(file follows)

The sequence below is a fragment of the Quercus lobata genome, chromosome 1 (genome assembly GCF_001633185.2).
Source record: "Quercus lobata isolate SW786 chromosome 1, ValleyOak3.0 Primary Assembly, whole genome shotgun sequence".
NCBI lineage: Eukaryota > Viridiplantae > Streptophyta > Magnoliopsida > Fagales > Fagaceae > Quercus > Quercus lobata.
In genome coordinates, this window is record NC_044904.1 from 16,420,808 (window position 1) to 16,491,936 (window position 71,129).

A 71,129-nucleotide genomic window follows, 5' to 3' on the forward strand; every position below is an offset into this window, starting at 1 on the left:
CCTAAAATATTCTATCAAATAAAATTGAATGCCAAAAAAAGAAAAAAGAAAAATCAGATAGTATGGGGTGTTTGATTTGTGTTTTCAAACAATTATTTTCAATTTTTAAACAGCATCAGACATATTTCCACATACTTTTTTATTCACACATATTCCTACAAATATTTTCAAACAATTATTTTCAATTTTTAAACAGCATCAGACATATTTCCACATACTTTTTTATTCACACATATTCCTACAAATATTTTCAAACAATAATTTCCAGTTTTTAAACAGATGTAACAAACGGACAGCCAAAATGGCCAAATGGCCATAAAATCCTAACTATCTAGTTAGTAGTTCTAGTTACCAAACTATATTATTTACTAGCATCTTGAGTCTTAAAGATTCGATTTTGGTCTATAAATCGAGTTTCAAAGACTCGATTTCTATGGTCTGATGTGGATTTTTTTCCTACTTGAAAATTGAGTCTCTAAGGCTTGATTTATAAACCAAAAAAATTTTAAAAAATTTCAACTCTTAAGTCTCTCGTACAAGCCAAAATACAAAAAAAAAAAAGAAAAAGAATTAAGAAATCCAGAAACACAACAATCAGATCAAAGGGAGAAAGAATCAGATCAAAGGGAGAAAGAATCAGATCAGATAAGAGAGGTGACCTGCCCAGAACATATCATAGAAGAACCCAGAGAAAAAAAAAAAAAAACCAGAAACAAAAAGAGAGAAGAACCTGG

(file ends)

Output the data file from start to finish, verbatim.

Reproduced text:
The sequence below is a fragment of the Quercus lobata genome, chromosome 1 (genome assembly GCF_001633185.2).
Source record: "Quercus lobata isolate SW786 chromosome 1, ValleyOak3.0 Primary Assembly, whole genome shotgun sequence".
NCBI lineage: Eukaryota > Viridiplantae > Streptophyta > Magnoliopsida > Fagales > Fagaceae > Quercus > Quercus lobata.
In genome coordinates, this window is record NC_044904.1 from 16,420,808 (window position 1) to 16,491,936 (window position 71,129).

A 71,129-nucleotide genomic window follows, 5' to 3' on the forward strand; every position below is an offset into this window, starting at 1 on the left:
CCTAAAATATTCTATCAAATAAAATTGAATGCCAAAAAAAGAAAAAAGAAAAATCAGATAGTATGGGGTGTTTGATTTGTGTTTTCAAACAATTATTTTCAATTTTTAAACAGCATCAGACATATTTCCACATACTTTTTTATTCACACATATTCCTACAAATATTTTCAAACAATTATTTTCAATTTTTAAACAGCATCAGACATATTTCCACATACTTTTTTATTCACACATATTCCTACAAATATTTTCAAACAATAATTTCCAGTTTTTAAACAGATGTAACAAACGGACAGCCAAAATGGCCAAATGGCCATAAAATCCTAACTATCTAGTTAGTAGTTCTAGTTACCAAACTATATTATTTACTAGCATCTTGAGTCTTAAAGATTCGATTTTGGTCTATAAATCGAGTTTCAAAGACTCGATTTCTATGGTCTGATGTGGATTTTTTTCCTACTTGAAAATTGAGTCTCTAAGGCTTGATTTATAAACCAAAAAAATTTTAAAAAATTTCAACTCTTAAGTCTCTCGTACAAGCCAAAATACAAAAAAAAAAAAGAAAAAGAATTAAGAAATCCAGAAACACAACAATCAGATCAAAGGGAGAAAGAATCAGATCAAAGGGAGAAAGAATCAGATCAGATAAGAGAGGTGACCTGCCCAGAACATATCATAGAAGAACCCAGAGAAAAAAAAAAAAAAACCAGAAACAAAAAGAGAGAAGAACCTGG